Reckless Love: InVader

Scandinavian hair-metallers walking a pop tightrope.

You can trust Louder Our experienced team has worked for some of the biggest brands in music. From testing headphones to reviewing albums, our experts aim to create reviews you can trust. Find out more about how we review.

Finland’s role in the creation of the glam-metal genre is a significant one thanks to Hanoi Rocks, so maybe this Kuopio quartet have as much right as anyone to revive the genre’s fortunes.

They can also boast the essential elements of any successful hair-metal band: big barnets and even bigger crowd-pleasing tunes, not to mention a dubious approach to sexual politics. As such, it’s hard to wince too hard at Monster’s ‘Hunky babe with the plastic boobs and the poison in her skin… confident in her riding boots and behind the evil grin, beautiful like a bad tattoo, looking like a mortal sin.’

Some of their more flagrant attempts to make radio-friendly sing-alongs, however, may cloy on the palettes of less compromising rockheads. The synthy backing of Child Of The Sun is married to a Europop chorus, as if written for a certain continental song contest. Meanwhile, Scandinavian Girls could be covered by Aqua, given just a little extra pop squeak.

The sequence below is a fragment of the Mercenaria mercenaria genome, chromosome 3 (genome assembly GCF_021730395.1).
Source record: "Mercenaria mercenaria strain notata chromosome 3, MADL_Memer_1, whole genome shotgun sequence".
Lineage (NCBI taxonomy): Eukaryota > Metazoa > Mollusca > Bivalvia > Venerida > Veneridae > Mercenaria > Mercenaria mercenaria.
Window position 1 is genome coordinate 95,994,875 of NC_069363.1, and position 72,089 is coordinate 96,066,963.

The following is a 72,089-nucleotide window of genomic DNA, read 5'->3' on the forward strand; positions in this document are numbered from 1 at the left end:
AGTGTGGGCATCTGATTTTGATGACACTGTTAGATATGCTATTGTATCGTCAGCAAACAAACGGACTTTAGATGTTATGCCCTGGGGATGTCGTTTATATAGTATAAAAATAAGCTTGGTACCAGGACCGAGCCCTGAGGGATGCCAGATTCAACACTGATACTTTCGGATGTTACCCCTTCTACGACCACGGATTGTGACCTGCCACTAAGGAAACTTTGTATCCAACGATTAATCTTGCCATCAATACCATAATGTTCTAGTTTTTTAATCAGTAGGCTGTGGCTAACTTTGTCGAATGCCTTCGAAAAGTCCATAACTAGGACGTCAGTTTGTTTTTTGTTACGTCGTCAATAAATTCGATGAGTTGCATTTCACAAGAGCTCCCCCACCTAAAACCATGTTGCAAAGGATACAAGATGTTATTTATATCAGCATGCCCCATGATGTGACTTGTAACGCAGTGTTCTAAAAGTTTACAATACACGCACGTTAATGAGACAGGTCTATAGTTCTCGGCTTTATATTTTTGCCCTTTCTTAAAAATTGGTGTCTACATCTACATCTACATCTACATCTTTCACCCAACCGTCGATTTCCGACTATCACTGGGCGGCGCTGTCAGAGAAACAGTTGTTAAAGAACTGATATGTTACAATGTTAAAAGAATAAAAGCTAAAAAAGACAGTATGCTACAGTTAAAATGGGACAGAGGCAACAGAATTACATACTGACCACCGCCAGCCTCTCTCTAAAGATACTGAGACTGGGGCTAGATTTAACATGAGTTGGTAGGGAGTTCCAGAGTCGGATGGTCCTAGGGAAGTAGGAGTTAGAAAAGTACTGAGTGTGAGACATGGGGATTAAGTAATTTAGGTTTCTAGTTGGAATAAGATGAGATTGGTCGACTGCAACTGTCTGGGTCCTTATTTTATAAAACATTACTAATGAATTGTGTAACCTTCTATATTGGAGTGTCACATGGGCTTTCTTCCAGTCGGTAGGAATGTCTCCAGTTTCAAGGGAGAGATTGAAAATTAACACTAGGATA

They hit harder on Bullettime’s GN’R snarl and Destiny’s Bon Joviesque chorus, and in truth, by the time we get to the rabble-rousing drinking song Let’s Get Cracking, we realise all this, as someone once sang, ain’t nothin’ but a good time. That’s what they’ll tell the taste police anyway.

Johnny Sharp

Johnny is a regular contributor to Prog and Classic Rock magazines, both online and in print. Johnny is a highly experienced and versatile music writer whose tastes range from prog and hard rock to R’n’B, funk, folk and blues. He has written about music professionally for 30 years, surviving the Britpop wars at the NME in the 90s (under the hard-to-shake teenage nickname Johnny Cigarettes) before branching out to newspapers such as The Guardian and The Independent and magazines such as Uncut, Record Collector and, of course, Prog and Classic Rock